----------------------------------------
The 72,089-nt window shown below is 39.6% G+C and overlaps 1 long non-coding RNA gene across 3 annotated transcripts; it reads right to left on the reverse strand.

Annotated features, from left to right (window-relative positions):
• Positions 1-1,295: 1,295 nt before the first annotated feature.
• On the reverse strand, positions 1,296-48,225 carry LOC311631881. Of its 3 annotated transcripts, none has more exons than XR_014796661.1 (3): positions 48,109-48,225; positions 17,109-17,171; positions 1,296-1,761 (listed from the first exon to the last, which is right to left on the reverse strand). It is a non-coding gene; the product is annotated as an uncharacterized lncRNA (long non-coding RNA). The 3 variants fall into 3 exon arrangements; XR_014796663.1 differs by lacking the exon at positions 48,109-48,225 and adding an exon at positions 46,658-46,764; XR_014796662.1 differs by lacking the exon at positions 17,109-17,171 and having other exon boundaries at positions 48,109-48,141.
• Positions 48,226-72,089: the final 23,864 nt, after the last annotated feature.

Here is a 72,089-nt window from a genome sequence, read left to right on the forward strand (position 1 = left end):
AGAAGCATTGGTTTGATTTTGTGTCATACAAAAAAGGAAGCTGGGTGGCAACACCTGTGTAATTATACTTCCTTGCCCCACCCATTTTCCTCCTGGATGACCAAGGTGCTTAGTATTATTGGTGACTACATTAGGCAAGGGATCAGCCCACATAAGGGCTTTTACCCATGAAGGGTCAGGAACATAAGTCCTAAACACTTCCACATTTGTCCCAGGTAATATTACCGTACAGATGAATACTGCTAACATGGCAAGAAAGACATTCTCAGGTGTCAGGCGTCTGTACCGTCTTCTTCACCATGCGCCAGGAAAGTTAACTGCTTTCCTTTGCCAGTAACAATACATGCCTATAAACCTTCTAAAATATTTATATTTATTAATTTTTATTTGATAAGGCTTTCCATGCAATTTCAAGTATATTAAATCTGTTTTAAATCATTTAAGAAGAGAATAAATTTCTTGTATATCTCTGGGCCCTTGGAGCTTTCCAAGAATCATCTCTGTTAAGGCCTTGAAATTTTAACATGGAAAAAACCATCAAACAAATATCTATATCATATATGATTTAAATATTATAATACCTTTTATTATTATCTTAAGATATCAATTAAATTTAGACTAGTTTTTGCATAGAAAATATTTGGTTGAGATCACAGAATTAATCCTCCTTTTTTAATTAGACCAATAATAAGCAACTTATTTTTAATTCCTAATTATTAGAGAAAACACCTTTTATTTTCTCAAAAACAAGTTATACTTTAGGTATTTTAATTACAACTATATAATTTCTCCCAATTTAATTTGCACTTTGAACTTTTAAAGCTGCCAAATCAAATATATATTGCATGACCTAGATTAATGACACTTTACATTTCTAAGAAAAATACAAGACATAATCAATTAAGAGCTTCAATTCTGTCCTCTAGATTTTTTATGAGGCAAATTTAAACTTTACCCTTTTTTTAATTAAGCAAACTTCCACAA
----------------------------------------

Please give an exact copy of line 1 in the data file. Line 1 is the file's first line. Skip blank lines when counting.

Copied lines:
The 72,089-nt window shown below is 39.6% G+C and overlaps 1 long non-coding RNA gene across 3 annotated transcripts; it reads right to left on the reverse strand.